Start your day with The Independent, sign up for daily news emails
PROMOTED VIDEO
ebooks
ebooksA year of political gossip, levity and intrigue from the sharpest pen in Westminster
Latest stories from i100
Have you tried new the Independent Digital Edition apps?
Independent Dating
and  

By clicking 'Search' you
are agreeing to our
Terms of Use.

iJobs Job Widget
iJobs Money & Business

Selby Jennings: VP/SVP Credit Quant- NY- Investment Bank

Not specified: Selby Jennings: VP/SVP Credit Quant Top tier investment bank i...

Selby Jennings: Quantitative Research | Equity | New York

Not specified: Selby Jennings: Quantitative Research | Global Equity | New Yor...

Selby Jennings: SVP Model Validation

Not specified: Selby Jennings: SVP Model Validation This top tiered investment...

Selby Jennings: Oil Operations

Highly Competitive: Selby Jennings: Our client, a leading European Oil trading...

Day In a Page

A timely reminder of the bloody anniversary we all forgot

A timely reminder of the bloody anniversary we all forgot

Who remembers that this week we enter the 150th anniversary year of the end of the American Civil War, asks Robert Fisk
Homeless Veterans appeal: Former soldiers pay their respects to a friend who also served

Homeless Veterans appeal

Former soldiers pay their respects to a friend who also served
Downfall of Dustin 'Screech' Diamond, the 'Saved By The Bell' star charged with bar stabbing

Scarred by the bell

The downfall of the TV star charged with bar stabbing
Why 2014 was a year of technological let-downs

Why 2014 was a year of technological let-downs

Security breaches and overhyped start-ups dominated a year in which very little changed (save the size of your phone)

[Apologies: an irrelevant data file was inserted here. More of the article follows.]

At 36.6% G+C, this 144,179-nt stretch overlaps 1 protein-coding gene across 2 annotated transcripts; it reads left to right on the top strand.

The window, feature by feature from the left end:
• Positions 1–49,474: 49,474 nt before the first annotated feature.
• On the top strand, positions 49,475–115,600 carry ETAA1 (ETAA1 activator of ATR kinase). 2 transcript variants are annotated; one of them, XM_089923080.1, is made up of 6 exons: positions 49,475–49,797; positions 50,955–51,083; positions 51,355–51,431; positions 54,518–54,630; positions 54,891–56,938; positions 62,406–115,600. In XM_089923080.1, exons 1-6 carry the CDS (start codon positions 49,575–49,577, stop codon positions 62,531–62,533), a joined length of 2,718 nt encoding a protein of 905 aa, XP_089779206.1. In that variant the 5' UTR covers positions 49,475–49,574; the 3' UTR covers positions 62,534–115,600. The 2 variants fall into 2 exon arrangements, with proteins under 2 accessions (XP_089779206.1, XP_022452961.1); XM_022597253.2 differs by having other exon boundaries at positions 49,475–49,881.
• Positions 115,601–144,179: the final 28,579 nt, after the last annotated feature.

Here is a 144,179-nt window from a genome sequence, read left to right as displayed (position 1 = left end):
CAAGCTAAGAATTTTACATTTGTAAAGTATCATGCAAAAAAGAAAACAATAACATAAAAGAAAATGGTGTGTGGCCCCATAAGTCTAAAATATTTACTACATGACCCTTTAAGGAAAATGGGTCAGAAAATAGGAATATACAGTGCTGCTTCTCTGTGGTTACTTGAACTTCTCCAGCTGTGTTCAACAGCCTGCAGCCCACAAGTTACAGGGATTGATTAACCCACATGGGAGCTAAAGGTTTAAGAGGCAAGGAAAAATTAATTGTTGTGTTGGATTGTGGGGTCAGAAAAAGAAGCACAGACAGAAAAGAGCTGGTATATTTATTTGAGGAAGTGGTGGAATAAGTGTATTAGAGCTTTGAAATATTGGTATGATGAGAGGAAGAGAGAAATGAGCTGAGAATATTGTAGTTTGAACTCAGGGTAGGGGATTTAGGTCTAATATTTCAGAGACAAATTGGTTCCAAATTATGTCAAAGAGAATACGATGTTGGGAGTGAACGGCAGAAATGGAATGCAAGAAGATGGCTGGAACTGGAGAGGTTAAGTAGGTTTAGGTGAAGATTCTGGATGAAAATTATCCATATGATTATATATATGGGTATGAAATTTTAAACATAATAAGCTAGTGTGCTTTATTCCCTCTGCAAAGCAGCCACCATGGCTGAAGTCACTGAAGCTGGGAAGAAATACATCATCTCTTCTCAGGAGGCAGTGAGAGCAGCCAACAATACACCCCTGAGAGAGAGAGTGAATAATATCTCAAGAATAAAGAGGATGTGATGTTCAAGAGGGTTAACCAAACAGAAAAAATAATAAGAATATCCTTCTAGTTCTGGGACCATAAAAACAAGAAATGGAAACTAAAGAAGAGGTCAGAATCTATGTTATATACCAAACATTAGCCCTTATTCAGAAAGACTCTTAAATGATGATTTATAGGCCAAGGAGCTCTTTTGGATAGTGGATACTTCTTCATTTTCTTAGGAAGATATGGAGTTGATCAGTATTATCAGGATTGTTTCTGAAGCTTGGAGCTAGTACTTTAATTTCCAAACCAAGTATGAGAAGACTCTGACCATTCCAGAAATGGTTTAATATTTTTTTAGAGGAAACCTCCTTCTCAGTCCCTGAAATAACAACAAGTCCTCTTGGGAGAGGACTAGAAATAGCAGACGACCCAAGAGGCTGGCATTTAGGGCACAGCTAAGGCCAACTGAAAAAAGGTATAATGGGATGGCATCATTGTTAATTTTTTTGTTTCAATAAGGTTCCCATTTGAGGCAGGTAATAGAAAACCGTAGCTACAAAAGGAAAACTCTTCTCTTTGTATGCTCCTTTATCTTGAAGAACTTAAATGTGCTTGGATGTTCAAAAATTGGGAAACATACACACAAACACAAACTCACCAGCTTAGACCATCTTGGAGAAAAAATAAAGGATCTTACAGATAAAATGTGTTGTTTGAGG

Cuba's golf revolution: But will the revolutionary nation take 'bourgeois' game to its heart?

Will revolutionary Cuba take 'bourgeois' golf to its heart?

Fidel Castro ridiculed the game – but now investment in leisure resort projects is welcome
The Locked Room Mysteries: As a new collection of the genre’s best is published, its editor Otto Penzler explains the rules of engagement

The Locked Room Mysteries

As a new collection of the genre’s best is published, its editor explains the rules of engagement
Amy Adams on playing painter Margaret Keane in Tim Burton's Big Eyes

How I made myself Keane

Amy Adams hadn’t wanted to take the role of artist Margaret Keane, because she’d had enough of playing victims. But then she had a daughter, and saw the painter in a new light
Ed Richards: Parting view of Ofcom chief. . . we hate jokes on the disabled

Parting view of Ofcom chief... we hate jokes on the disabled

Bad language once got TV viewers irate, inciting calls to broadcasting switchboards. But now there is a worse offender, says retiring head of the media watchdog, Ed Richards
A look back at fashion in 2014: Wear in review

Wear in review

A look back at fashion in 2014
Ian Herbert: My 10 hopes for sport in 2015. Might just one of them happen?

Ian Herbert: My 10 hopes for sport in 2015

Might just one of them happen?
War with Isis: The West needs more than a White Knight

The West needs more than a White Knight

Despite billions spent on weapons, the US has not been able to counter Isis's gruesome tactics, says Patrick Cockburn
Return to Helmand: Private Davey Graham recalls the day he was shot by the Taliban

'The day I was shot by the Taliban'

Private Davey Graham was shot five times during an ambush in 2007 - it was the first, controversial photograph to show the dangers our soldiers faced in Helmand province
Revealed: the best and worst airlines for delays

Revealed: the best and worst airlines for delays

Many flyers are failing to claim compensation to which they are entitled, a new survey has found
The stories that defined 2014: From the Scottish independence referendum to the Ice Bucket Challenge, our writers voice their opinions

The stories that defined 2014

From the Scottish independence referendum to the Ice Bucket Challenge, our writers voice their opinions
Stoke-on-Trent becomes first British city to be classified as 'disaster resilient' by the United Nations

Disaster looming? Now you know where to head...

Which British city has become the first to be awarded special 'resilience' status by the UN?